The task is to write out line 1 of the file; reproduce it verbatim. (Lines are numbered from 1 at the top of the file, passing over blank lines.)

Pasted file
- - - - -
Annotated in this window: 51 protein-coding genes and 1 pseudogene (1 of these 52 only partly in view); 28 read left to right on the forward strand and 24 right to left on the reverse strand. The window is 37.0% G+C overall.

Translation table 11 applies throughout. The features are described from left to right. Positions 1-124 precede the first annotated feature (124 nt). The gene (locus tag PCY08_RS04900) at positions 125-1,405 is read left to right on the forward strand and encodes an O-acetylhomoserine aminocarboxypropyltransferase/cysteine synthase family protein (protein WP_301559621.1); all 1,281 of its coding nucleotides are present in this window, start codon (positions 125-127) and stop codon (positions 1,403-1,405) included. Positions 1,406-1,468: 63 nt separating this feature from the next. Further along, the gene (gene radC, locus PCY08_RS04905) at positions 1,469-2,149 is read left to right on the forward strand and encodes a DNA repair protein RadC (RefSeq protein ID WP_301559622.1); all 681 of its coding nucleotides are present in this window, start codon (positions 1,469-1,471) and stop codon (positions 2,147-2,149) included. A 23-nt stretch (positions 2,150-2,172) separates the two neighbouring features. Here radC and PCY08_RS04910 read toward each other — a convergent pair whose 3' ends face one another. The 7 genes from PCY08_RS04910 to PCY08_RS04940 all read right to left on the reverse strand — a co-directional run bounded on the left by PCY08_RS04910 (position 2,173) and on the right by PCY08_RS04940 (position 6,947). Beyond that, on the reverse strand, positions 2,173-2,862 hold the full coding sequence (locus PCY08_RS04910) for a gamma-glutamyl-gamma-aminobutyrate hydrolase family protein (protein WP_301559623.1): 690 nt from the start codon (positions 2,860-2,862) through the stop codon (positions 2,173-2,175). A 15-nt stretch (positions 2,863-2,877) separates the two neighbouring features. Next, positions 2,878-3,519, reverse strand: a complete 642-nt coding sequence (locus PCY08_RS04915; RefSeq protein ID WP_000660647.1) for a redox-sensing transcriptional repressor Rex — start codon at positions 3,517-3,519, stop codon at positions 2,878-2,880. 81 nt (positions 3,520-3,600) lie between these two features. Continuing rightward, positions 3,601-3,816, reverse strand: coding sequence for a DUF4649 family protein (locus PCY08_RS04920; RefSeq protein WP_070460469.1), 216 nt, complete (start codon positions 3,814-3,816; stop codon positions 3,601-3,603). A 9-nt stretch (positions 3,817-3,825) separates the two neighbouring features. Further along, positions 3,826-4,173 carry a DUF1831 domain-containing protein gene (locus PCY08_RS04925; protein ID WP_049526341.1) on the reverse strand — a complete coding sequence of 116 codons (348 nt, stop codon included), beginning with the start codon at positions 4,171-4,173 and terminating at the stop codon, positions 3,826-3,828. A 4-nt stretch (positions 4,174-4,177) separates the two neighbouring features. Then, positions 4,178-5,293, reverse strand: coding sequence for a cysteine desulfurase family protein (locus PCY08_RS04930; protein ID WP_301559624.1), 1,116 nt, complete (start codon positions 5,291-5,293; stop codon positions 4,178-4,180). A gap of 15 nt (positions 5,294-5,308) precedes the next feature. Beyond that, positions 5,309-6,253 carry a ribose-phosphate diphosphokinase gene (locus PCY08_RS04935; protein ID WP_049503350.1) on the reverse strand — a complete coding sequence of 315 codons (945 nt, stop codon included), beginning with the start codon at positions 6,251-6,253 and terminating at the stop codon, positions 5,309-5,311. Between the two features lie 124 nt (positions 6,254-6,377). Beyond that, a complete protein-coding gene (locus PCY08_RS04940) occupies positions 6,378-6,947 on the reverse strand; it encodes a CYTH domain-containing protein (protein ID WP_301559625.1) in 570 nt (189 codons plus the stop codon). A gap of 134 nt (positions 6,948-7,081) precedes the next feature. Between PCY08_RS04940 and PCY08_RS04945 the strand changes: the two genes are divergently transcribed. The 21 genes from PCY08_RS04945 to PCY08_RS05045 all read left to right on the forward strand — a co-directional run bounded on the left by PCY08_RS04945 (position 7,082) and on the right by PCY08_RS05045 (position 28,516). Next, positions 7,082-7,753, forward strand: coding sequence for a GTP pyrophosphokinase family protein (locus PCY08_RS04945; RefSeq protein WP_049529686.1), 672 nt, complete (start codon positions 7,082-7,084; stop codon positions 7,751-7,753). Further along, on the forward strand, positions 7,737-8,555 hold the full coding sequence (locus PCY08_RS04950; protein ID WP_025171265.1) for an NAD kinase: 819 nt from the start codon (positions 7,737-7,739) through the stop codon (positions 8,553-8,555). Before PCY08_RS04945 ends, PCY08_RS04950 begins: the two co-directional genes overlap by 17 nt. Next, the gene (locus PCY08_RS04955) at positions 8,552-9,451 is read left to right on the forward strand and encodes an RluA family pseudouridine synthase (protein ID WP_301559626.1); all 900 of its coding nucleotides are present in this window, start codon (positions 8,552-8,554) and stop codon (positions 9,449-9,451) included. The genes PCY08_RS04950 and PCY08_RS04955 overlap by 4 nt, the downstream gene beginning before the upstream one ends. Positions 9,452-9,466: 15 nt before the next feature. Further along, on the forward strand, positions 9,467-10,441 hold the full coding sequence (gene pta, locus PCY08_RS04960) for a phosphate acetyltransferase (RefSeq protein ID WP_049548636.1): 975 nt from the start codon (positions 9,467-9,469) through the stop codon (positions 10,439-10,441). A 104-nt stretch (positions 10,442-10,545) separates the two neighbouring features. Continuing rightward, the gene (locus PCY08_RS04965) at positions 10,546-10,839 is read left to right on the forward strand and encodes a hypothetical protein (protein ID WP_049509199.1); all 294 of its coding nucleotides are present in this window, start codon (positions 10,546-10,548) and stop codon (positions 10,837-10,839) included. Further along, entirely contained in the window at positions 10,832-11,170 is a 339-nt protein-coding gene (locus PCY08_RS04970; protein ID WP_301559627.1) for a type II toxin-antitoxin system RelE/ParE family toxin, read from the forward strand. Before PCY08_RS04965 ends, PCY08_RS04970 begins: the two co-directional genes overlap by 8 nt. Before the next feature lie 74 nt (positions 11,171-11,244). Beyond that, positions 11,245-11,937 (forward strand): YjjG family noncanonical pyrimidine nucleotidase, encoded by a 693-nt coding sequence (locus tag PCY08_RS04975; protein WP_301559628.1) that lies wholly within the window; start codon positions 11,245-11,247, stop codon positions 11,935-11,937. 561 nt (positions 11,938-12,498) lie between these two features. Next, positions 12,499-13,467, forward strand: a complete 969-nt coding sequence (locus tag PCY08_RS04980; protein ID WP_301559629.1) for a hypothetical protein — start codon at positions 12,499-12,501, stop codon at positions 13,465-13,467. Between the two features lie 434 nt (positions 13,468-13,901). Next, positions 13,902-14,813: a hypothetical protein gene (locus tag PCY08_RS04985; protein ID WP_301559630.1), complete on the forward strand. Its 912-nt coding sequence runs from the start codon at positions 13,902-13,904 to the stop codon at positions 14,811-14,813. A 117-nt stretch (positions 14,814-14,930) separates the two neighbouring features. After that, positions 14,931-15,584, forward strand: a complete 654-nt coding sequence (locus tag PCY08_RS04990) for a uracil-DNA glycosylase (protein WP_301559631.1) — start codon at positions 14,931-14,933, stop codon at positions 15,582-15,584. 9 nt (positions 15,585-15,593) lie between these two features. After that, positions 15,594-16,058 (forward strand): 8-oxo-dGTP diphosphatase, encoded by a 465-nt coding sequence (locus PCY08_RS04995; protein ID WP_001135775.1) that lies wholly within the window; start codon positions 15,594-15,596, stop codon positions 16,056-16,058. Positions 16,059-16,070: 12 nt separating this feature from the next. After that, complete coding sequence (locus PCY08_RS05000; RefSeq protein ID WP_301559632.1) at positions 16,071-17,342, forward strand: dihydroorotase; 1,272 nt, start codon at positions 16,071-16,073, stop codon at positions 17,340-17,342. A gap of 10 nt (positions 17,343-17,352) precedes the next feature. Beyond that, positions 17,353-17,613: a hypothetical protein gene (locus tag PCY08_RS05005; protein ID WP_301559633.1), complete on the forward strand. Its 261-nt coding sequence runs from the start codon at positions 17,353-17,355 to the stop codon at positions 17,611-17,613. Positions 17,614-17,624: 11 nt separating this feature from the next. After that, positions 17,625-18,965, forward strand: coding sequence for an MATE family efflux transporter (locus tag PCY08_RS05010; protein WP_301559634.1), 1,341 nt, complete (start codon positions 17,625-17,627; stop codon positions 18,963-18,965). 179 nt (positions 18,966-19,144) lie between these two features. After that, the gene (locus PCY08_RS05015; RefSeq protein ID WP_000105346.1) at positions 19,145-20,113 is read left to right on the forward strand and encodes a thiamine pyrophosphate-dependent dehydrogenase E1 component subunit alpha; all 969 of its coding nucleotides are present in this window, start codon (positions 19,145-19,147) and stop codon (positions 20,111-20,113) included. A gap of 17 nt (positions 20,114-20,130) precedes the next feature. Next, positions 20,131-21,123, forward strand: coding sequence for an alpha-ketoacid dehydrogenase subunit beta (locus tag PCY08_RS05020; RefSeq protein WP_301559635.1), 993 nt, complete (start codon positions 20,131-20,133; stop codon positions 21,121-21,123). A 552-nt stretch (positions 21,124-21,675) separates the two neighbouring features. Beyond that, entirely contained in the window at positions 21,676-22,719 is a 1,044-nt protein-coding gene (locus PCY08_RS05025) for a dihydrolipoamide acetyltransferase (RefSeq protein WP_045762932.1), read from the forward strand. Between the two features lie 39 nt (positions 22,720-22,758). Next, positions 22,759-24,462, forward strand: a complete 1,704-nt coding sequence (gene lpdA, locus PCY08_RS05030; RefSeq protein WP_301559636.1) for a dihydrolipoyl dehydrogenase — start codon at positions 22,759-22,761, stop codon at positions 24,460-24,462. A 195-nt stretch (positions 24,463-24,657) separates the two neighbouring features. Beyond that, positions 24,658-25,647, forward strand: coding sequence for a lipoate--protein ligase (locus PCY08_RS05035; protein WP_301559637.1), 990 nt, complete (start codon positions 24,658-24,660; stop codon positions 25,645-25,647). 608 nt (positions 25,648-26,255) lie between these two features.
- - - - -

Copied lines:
Annotated in this window: 51 protein-coding genes and 1 pseudogene (1 of these 52 only partly in view); 28 read left to right on the forward strand and 24 right to left on the reverse strand. The window is 37.0% G+C overall.